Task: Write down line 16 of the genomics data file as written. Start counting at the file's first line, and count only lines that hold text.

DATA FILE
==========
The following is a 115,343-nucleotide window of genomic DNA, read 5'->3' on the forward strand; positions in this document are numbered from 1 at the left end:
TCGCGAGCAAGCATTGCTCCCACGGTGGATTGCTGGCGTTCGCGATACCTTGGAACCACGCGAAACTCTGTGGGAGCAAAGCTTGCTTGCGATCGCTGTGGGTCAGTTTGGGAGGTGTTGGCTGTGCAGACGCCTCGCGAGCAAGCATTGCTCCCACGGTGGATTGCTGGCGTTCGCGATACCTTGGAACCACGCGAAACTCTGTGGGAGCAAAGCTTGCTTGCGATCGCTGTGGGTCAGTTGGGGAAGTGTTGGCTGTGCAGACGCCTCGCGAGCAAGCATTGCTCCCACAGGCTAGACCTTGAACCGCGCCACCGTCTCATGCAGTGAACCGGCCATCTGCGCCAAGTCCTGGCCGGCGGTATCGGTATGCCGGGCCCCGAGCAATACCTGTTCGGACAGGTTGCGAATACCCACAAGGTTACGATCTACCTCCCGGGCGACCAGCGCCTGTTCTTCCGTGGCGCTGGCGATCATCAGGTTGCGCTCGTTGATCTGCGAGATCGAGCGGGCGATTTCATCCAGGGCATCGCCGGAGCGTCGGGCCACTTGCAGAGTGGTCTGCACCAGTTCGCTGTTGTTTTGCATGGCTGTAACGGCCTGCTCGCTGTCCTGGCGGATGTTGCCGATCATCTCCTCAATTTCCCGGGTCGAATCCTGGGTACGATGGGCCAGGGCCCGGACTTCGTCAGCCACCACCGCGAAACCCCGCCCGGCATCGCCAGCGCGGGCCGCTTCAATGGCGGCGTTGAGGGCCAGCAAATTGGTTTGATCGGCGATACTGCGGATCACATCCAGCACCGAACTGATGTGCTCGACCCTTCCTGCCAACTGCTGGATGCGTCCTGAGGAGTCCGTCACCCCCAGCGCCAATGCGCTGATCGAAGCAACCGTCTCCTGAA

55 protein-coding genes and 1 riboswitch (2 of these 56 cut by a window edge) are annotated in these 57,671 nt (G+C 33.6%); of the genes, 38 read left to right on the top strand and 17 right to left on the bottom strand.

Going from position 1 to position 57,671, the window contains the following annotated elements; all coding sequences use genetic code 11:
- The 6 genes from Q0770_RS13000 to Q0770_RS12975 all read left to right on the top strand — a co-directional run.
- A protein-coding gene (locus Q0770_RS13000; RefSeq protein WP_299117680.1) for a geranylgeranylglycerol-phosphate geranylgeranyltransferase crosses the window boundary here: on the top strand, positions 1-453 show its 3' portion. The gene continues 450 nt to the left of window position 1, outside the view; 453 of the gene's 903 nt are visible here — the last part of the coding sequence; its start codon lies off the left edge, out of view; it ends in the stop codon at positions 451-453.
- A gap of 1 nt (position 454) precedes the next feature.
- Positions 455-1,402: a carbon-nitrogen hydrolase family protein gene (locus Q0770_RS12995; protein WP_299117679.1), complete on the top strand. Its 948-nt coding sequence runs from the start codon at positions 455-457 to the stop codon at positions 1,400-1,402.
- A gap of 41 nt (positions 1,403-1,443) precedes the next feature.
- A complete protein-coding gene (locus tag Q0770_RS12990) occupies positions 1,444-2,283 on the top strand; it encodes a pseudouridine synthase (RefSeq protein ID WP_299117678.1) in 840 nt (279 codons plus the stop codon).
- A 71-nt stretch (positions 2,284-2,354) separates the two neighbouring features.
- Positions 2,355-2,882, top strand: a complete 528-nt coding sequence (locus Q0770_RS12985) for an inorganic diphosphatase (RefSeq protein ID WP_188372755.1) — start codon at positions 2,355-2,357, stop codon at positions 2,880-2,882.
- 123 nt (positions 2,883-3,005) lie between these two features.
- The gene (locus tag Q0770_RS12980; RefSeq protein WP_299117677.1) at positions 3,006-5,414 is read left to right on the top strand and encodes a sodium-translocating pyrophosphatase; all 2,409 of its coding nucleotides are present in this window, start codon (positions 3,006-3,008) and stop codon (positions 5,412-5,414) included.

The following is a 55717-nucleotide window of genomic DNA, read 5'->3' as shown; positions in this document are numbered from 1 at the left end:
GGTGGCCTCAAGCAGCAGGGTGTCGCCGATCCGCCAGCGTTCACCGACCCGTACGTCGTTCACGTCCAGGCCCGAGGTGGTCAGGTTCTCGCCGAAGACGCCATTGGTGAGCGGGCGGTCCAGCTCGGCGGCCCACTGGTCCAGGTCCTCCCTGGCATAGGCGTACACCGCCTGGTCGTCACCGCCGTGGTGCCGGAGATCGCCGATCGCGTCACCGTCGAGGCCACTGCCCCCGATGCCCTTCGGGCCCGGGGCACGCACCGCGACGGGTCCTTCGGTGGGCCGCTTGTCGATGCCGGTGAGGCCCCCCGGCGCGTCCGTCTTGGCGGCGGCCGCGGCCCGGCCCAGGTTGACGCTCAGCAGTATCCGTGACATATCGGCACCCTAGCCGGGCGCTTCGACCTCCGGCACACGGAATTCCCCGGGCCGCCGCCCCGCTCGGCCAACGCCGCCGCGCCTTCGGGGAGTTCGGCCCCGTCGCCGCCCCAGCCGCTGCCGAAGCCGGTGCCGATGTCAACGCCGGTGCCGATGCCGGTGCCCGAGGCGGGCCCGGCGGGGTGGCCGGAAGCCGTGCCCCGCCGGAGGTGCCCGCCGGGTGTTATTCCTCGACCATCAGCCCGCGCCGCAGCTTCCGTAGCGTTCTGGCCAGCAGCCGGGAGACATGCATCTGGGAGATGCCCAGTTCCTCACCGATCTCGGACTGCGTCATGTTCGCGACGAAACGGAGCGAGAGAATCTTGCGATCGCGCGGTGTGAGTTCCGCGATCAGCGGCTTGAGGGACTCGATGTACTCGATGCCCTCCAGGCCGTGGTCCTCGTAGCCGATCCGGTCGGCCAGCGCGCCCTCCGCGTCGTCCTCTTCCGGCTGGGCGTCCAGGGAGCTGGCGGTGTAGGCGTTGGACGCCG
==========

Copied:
GGTGGCCTCAAGCAGCAGGGTGTCGCCGATCCGCCAGCGTTCACCGACCCGTACGTCGTTCACGTCCAGGCCCGAGGTGGTCAGGTTCTCGCCGAAGACGCCATTGGTGAGCGGGCGGTCCAGCTCGGCGGCCCACTGGTCCAGGTCCTCCCTGGCATAGGCGTACACCGCCTGGTCGTCACCGCCGTGGTGCCGGAGATCGCCGATCGCGTCACCGTCGAGGCCACTGCCCCCGATGCCCTTCGGGCCCGGGGCACGCACCGCGACGGGTCCTTCGGTGGGCCGCTTGTCGATGCCGGTGAGGCCCCCCGGCGCGTCCGTCTTGGCGGCGGCCGCGGCCCGGCCCAGGTTGACGCTCAGCAGTATCCGTGACATATCGGCACCCTAGCCGGGCGCTTCGACCTCCGGCACACGGAATTCCCCGGGCCGCCGCCCCGCTCGGCCAACGCCGCCGCGCCTTCGGGGAGTTCGGCCCCGTCGCCGCCCCAGCCGCTGCCGAAGCCGGTGCCGATGTCAACGCCGGTGCCGATGCCGGTGCCCGAGGCGGGCCCGGCGGGGTGGCCGGAAGCCGTGCCCCGCCGGAGGTGCCCGCCGGGTGTTATTCCTCGACCATCAGCCCGCGCCGCAGCTTCCGTAGCGTTCTGGCCAGCAGCCGGGAGACATGCATCTGGGAGATGCCCAGTTCCTCACCGATCTCGGACTGCGTCATGTTCGCGACGAAACGGAGCGAGAGAATCTTGCGATCGCGCGGTGTGAGTTCCGCGATCAGCGGCTTGAGGGACTCGATGTACTCGATGCCCTCCAGGCCGTGGTCCTCGTAGCCGATCCGGTCGGCCAGCGCGCCCTCCGCGTCGTCCTCTTCCGGCTGGGCGTCCAGGGAGCTGGCGGTGTAGGCGTTGGACGCCG